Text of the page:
Low signature propellants

(Remark: The following blog post is not satisfactorily researched. I still want to put it on-line because I'm not going to complete this research any time soon and it appears that the topic has much less attention and awareness level than it deserves. Maybe someone else will pick up the topic and share a more satisfactory piece.)

The common story is that ground combat changed radically with the advent of machine guns and that the French mis-used their mitrailleuses wrongly in 1870. That's mistaking a symptom for a cause in my opinion.

The real change was rather the move away from black powder towards smokeless powders. It was this invention that made practical very rapid fire with lots of repeating rifles or with a machine gun.
Maxim's machine gun used with black powder as propellant in the cartridges produced so much smoke that the gunner was blinded within seconds (unless there were strong winds).

The new smokeless (or rather 'less smoke') powders / propellants were developed during the 1880's and introduced mostly during the 1890's. They changed rapid fire into rapid, aimable fire and this was the great leap forward in ground combat technology (well, this and the fact that the higher muzzle velocities and new explosives gave artillery a completely new meaning).

The historical example tells us that smokeless or generally lesser signature propellants can have profound effects, likely to be called "revolutionary" by many people sooner or later.

Such a change may be about to happen again.

Much propellant and explosives research has been directed at some exotic propellants for Mach 5 missiles, at insensitive munitions for less secondary explosion hazards and for less environmentally troublesome propellants (many soldiers remember that normal rifle cartridge propellant gasses can be quite troublesome for breathing beings under certain conditions. I had my personal experience with this, too).
There's a relatively low attention development as well, though: Rocket propellants that produce less flame and no smoke. Some progress had already been made a while ago (especially for the 1990's anti-tank missiles, and light anti-tank weapons tend to have a reduced signature as well), but some really powerful, insensitive smokeless rocket propellants appear to be underway. Composites with CL-20 included, ADL (ammonium dinitramide) and some others.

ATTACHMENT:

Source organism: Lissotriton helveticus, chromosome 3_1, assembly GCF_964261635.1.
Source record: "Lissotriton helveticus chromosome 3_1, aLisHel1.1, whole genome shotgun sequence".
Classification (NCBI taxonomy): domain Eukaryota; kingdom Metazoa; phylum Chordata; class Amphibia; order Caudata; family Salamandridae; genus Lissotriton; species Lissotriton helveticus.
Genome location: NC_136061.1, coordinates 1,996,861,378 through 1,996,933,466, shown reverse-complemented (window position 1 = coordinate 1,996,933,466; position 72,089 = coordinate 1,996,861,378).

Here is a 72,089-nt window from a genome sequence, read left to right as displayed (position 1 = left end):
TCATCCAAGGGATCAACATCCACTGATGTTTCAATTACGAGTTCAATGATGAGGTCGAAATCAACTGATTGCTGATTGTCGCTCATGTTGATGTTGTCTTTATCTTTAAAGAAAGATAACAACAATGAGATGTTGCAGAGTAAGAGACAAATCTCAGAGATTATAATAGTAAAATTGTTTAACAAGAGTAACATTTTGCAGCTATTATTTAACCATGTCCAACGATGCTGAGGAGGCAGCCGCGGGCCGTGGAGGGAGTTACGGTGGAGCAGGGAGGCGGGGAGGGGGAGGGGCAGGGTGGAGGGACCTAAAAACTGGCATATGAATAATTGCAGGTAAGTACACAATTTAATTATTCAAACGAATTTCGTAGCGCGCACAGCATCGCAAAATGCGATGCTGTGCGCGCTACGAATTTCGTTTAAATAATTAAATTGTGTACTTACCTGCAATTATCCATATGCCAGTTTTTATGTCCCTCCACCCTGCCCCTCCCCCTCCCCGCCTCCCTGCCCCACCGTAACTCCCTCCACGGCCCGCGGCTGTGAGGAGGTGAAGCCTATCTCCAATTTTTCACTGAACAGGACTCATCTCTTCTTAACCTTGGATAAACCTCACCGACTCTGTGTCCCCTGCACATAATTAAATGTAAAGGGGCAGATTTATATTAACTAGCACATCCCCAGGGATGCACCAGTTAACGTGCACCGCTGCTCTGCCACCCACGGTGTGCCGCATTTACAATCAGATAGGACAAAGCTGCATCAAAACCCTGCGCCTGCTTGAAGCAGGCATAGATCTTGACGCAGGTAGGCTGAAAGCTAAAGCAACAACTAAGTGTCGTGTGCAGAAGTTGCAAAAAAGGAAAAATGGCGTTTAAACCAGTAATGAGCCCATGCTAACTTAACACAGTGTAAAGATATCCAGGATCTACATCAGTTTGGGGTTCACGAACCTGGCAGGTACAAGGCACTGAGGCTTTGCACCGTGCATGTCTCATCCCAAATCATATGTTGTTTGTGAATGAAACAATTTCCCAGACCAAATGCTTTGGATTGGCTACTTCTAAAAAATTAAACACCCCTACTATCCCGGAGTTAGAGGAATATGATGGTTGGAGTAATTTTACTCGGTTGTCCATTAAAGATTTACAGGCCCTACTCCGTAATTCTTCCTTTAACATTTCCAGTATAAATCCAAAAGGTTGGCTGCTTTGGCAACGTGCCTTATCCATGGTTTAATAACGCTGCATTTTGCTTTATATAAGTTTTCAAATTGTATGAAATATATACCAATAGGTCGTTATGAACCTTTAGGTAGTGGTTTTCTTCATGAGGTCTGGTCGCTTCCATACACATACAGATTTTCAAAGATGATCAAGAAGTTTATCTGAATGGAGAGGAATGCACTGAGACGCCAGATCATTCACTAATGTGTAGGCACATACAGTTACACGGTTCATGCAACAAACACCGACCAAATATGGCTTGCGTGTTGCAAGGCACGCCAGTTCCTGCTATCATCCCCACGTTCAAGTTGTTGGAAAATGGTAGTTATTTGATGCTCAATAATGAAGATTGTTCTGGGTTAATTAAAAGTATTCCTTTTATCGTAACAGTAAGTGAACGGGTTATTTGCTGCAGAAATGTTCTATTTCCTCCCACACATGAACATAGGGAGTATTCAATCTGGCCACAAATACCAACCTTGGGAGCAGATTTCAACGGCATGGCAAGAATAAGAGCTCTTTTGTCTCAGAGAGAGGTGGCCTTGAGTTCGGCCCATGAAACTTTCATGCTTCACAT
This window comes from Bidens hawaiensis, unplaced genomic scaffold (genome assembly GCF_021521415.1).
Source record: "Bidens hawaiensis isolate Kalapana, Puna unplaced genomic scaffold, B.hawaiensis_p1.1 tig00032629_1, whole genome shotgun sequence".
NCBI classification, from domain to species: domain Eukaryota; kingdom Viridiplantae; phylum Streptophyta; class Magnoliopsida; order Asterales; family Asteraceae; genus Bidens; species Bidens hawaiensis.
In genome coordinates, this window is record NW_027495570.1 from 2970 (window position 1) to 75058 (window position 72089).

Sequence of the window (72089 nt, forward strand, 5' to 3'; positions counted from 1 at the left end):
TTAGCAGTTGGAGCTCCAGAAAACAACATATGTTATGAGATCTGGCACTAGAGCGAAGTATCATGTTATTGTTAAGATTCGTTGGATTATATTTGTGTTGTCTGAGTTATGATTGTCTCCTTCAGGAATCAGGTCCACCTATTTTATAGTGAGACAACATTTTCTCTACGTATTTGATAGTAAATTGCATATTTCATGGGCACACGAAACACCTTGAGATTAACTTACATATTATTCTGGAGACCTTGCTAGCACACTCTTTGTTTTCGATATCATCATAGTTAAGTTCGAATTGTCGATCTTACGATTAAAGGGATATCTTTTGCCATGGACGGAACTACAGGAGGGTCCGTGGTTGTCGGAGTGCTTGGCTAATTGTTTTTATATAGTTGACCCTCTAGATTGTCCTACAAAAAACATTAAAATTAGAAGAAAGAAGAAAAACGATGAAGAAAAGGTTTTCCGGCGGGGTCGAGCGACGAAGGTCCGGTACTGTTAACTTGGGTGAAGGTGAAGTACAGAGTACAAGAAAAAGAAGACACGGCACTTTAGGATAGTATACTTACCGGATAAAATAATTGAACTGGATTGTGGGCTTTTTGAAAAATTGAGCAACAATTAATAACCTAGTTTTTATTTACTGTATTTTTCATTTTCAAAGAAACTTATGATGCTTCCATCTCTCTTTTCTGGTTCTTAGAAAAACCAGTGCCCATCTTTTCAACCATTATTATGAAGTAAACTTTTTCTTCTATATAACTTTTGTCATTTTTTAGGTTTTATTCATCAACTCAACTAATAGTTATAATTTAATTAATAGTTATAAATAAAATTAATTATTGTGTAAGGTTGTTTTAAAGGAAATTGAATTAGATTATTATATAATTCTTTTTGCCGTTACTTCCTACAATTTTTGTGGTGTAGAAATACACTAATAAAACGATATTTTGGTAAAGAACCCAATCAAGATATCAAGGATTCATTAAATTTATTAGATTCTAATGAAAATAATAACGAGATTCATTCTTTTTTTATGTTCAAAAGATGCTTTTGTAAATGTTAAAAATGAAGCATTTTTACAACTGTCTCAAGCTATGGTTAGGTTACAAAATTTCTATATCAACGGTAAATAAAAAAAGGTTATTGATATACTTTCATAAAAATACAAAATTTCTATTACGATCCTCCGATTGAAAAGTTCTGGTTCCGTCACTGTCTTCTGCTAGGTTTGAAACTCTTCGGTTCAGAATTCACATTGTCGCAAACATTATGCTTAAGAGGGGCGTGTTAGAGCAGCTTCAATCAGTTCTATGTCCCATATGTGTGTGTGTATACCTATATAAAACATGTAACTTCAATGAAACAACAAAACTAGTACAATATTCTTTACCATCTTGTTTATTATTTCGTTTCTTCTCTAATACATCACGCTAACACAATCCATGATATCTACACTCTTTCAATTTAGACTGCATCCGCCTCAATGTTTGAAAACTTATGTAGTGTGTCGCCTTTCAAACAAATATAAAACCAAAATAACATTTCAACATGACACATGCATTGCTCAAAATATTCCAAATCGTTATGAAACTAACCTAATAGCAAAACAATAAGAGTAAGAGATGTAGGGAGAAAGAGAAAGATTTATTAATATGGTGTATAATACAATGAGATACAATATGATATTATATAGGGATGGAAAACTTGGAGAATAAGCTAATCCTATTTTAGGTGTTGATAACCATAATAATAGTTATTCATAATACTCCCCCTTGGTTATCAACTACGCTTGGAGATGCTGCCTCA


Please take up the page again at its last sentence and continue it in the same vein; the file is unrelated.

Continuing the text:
I don't want to needlessly infringe copyright, so I ask you to follow this link and look at slide 22 instead. Seriously, do it. It's the essential spice of this blog text.

Low signature solid fuel propellants can change many influential assessments.
Recoilless weapons might finally shed their signature issues and become truly practical (the amount of flash and smoke of recoilless guns was inviting too much counter-fire) and leave their niches to become more mainstream weapons.
Aircraft anti-missile systems would also be affected, as they tend to look out for IR signatures (large darting flame) and/or UV signatures (smoke trail) to spot and track incoming missiles and possibly launchers, too. This might not work so well against low signature propellant-driven missiles. Such sensors, sensors as the previously mentioned DAS and wartime experiences against truly dangerous opponents might become powerful drivers for lower signature propellants.

We might even live to see new tanks in the 2020's which dispense with heavy single fire cannons because of this development. A stub gun such as as once the M81E1 could fire both powerful single shots against soft targets and hypersonic anti-tank missiles (kinetic energy penetration) with minimal signatures. Another possibility would be the combination of such missiles in missile launchers couple with rapid fire main guns.
Such a shift would exploit the great power of hypervelocity missiles without the fixed costs of a big cannon and without the signature issues experienced with the known HVMs.

Some common wisdom is dependant on a context hat may change with technological progress change. The limitation of recoilless weapons and some limits to rockets and missiles as well as certain sensor technologies may be influenced greatly by low signature propellants, as such could make old conventional wisdom obsolete and change the armament structure and tactics of ground forces (and air forces) a lot. It is a bit strange how little attention this admittedly chemo-wonkish issue enjoys in comparison to the prominence of electronics wizardry or the 'tungsten versus uranium' ammo debates.


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